Discover Your Strengths

I was watching this course “Cultivate Your Personal Strengths Using Gallup Tools” on pluralsight and on the first few minutes on the course Alice Meredith mentioned a great quote from this book “Now, Discover Your Strengths: How To Develop Your Talents And Those Of The People You Manage

Most organizations are built on two flawed assumptions about people:

(1) Each person can learn to be competent in almost anything.

(2) Each person’s greatest room for growth is in his or her areas of greatest weakness. …

Most organizations take their employees’ strengths for granted and focus on minimizing their weaknesses. They become expert in those areas where their employees struggle, delicately rename these ‘skill gaps’ or ‘areas of opportunity,’ then pack them off to training classes so the weaknesses can be fixed.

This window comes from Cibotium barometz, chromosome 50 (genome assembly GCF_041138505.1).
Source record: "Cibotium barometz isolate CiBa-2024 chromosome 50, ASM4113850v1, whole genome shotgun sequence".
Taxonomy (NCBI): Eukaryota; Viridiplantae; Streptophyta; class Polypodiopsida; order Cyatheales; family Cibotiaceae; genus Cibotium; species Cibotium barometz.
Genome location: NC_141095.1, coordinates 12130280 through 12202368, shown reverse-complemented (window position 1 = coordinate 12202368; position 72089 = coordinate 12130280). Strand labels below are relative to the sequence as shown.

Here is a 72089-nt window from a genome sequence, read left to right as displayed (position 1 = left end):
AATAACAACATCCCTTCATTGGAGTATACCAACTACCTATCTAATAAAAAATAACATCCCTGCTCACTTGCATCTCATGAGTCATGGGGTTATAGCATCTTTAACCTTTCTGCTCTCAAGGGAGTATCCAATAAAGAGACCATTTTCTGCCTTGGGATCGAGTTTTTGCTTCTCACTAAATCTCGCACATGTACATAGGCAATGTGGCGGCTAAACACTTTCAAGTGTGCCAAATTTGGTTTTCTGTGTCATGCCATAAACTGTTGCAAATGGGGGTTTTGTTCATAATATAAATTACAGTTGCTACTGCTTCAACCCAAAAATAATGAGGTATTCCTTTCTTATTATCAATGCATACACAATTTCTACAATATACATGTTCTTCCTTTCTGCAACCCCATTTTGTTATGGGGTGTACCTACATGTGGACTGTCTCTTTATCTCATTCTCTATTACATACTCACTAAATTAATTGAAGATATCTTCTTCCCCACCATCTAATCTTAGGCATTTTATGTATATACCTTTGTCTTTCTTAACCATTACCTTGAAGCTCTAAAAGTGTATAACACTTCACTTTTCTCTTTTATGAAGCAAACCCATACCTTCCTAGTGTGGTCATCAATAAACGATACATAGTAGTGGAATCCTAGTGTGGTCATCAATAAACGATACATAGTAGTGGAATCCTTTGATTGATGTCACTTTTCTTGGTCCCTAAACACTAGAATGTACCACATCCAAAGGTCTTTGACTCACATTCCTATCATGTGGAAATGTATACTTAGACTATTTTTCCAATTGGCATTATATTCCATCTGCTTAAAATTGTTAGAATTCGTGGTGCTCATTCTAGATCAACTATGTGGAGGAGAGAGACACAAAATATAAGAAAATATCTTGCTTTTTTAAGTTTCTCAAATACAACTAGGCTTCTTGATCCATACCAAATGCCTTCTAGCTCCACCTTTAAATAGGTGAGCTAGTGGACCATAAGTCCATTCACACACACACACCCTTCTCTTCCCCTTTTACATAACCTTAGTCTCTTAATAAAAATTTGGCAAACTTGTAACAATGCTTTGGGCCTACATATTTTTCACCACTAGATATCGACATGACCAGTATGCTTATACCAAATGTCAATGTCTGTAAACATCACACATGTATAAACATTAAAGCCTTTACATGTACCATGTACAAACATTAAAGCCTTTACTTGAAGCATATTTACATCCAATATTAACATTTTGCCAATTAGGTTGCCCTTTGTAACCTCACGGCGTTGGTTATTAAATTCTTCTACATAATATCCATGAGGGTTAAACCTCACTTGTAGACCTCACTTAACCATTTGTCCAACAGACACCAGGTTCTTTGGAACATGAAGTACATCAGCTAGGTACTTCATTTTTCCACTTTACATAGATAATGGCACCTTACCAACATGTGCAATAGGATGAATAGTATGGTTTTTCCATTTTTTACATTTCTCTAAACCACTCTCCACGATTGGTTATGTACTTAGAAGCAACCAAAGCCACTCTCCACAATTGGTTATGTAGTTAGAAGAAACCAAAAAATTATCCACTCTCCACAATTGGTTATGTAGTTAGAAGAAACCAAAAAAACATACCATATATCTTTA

I believe that these few lines deserve a whole book to describe, analysis them and give examples.


Thomas Edison, from code complete 2nd edition

When you come up with a first design attempt that seems good enough, don't stop! The second attempt is nearly always better than the first, and you learn things on each attempt that can improve your overall design. After trying a thousand different materials for a light bulb filament with no success, Thomas Edison was reportedly asked if he felt his time had been wasted since he had discovered nothing. "Nonsense," Edison is supposed to have replied. "I have discovered a thousand things that don't work." In many cases, solving the problem with one approach will produce insights that will enable you to solve the problem using another approach that's even better.